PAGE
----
Pakistan protest cleric Tahirul Qadri rejects army links
The Pakistani cleric leading thousands of protesters occupying parts of the capital Islamabad has firmly rejected allegations he is linked with the army.
Tahirul Qadri told the BBC he has never been in contact with the military.
Mr Qadri has been seen as close to the army, with this protest fuelling fears of an army intervention in a country with a history of military coups.
Along with opposition politician Imran Khan, he has called for Pakistan's Prime Minister Nawaz Sharif to resign.
Both men led thousands of their supporters in separate marches from Lahore to Islamabad and both protest camps are now occupying two highways in the Pakistani capital.
The government has accused the protesters of trying to derail democracy, just over a year after polls that ensured Pakistan's first peaceful transfer of power between civilian governments - polls the protesters allege were marred by fraud.
The Pakistani prime minister offered to set up a high level judicial panel to look into the allegations, but the offer was rejected.
'No theocracy, no martial law'
Mr Qadri has lodged himself in a small, air conditioned, bombproof shipping container. The container is placed on one of Islamabad's main roads, which has effectively been taken over by thousands of his supporters.
The crowds - among them a large number of women - have been camping there, despite the monsoon heat and sometimes rain.
Imran Khan and Tahirul Qadri vowed to together bring one million followers on to the streets of the city. But in the end, the numbers fell far short of their expectations.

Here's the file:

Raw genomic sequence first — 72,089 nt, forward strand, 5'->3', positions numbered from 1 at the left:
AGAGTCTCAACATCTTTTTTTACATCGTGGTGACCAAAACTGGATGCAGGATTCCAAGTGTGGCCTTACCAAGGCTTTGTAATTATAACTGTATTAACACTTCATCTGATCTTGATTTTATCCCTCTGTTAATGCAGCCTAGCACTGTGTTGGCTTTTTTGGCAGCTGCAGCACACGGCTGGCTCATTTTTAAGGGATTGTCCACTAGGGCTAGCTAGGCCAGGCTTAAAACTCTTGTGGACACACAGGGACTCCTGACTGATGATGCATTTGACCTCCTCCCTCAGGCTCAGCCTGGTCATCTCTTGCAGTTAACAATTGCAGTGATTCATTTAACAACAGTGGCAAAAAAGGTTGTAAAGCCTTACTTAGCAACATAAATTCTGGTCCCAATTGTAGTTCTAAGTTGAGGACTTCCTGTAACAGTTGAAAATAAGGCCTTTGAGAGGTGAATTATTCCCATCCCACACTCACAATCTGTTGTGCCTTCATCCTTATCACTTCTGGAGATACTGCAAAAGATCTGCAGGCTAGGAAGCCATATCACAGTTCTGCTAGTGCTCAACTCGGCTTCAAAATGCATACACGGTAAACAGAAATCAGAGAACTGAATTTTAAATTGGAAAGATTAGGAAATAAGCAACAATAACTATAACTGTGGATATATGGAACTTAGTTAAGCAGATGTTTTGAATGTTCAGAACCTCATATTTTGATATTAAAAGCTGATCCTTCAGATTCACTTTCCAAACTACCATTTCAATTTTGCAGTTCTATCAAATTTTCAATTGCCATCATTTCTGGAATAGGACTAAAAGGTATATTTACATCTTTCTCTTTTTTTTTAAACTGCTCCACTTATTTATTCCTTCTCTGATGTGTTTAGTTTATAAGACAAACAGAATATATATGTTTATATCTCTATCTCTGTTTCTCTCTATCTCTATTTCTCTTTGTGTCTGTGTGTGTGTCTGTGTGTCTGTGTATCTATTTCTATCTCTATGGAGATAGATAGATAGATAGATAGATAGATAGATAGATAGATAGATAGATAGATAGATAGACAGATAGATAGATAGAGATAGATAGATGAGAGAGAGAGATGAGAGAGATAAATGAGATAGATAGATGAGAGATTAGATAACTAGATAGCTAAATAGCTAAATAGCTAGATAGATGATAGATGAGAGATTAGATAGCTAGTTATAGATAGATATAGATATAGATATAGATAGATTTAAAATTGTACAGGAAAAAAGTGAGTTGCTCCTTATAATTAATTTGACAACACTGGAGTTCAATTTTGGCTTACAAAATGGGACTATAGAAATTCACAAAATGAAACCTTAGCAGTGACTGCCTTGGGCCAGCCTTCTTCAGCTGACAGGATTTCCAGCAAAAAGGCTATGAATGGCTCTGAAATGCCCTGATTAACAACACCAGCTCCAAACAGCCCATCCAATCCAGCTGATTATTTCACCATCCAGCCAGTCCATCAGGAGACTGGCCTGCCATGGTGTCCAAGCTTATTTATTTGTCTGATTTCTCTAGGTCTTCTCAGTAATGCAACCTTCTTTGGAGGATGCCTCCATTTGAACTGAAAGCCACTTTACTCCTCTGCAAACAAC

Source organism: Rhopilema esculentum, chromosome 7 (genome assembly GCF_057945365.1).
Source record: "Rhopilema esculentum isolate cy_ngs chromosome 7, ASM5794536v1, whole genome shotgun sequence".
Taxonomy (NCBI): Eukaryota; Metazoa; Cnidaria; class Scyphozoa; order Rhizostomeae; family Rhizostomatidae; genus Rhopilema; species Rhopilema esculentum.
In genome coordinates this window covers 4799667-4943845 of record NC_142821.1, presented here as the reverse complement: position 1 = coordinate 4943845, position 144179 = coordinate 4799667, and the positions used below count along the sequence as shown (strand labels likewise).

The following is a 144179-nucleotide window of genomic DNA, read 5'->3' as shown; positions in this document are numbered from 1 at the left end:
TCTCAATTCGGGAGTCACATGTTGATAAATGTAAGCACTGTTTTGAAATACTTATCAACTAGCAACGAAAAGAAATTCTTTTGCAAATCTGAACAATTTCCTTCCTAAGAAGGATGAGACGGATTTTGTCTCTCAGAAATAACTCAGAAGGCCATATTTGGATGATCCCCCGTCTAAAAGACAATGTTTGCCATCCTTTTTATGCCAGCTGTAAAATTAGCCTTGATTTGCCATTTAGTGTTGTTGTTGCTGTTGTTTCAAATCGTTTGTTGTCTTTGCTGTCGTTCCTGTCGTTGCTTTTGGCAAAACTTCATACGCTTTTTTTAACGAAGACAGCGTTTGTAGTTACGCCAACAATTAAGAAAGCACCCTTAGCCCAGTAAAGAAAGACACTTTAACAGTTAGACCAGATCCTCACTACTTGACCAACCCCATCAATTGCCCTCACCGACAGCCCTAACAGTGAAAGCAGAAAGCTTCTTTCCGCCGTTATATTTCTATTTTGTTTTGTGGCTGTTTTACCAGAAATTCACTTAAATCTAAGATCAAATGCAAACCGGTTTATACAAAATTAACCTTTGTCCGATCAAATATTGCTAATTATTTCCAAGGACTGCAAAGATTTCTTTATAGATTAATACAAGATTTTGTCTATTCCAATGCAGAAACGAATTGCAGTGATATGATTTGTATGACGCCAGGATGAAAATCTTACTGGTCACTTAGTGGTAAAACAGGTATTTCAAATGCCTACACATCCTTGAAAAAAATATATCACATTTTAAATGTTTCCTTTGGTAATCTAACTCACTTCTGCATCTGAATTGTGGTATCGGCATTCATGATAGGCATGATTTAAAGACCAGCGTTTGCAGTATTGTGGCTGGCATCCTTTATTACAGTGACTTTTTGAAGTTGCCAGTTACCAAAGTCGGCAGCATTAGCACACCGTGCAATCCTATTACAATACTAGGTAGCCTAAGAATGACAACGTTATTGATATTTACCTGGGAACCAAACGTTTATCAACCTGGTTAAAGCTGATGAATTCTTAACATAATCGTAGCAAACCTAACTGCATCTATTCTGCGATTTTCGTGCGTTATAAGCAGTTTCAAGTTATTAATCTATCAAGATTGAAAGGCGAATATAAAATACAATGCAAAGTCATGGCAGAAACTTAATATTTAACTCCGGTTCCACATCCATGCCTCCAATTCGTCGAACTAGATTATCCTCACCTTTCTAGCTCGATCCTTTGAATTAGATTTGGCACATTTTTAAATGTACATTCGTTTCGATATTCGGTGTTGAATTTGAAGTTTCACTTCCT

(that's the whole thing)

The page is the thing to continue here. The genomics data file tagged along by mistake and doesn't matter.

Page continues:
The firebrand cleric, who commands loyal supporter from many thousands of Pakistani youth, denied accusations of links with the army.
Pakistan's main intelligence agency, the ISI, has a track record of destabilising civilian governments and instigating an internal crisis when none previously existed.
"I have never been in contact with the military establishment, and I have never met the ISI chief or any army general, I have never spoken to any one of them on telephone in my entire life," he told the BBC.
Dr Qadri insists he is fighting for true democracy, one that is responsive, accountable and transparent.
"We want democracy in such a way, in manifestation, as we see in America, UK, Canada, EU. Why don't people have the right to see the same culture, norms and values of democratic system as the people of Western world are enjoying?" he said.
He rejects last year's national polls, in which Nawaz Sharif won a landslide, as a sham election. He wants the government to resign and the dissolution of the parliament.
"We want a national government which will hold corrupt politicians accountable for their loot and plunder of this country," he said.
But he is at pains to emphasise his democratic credentials and stressed that he would be the first person to oppose any imposition of martial law.
"I don't believe in theocracy, I don't believe in any kind of dictatorship," he said.
The sit-in has continued since the weekend. In the absence of a negotiated settlement, it's likely to drag on for now.
The real test of the protesters and their leadership lies in the days ahead.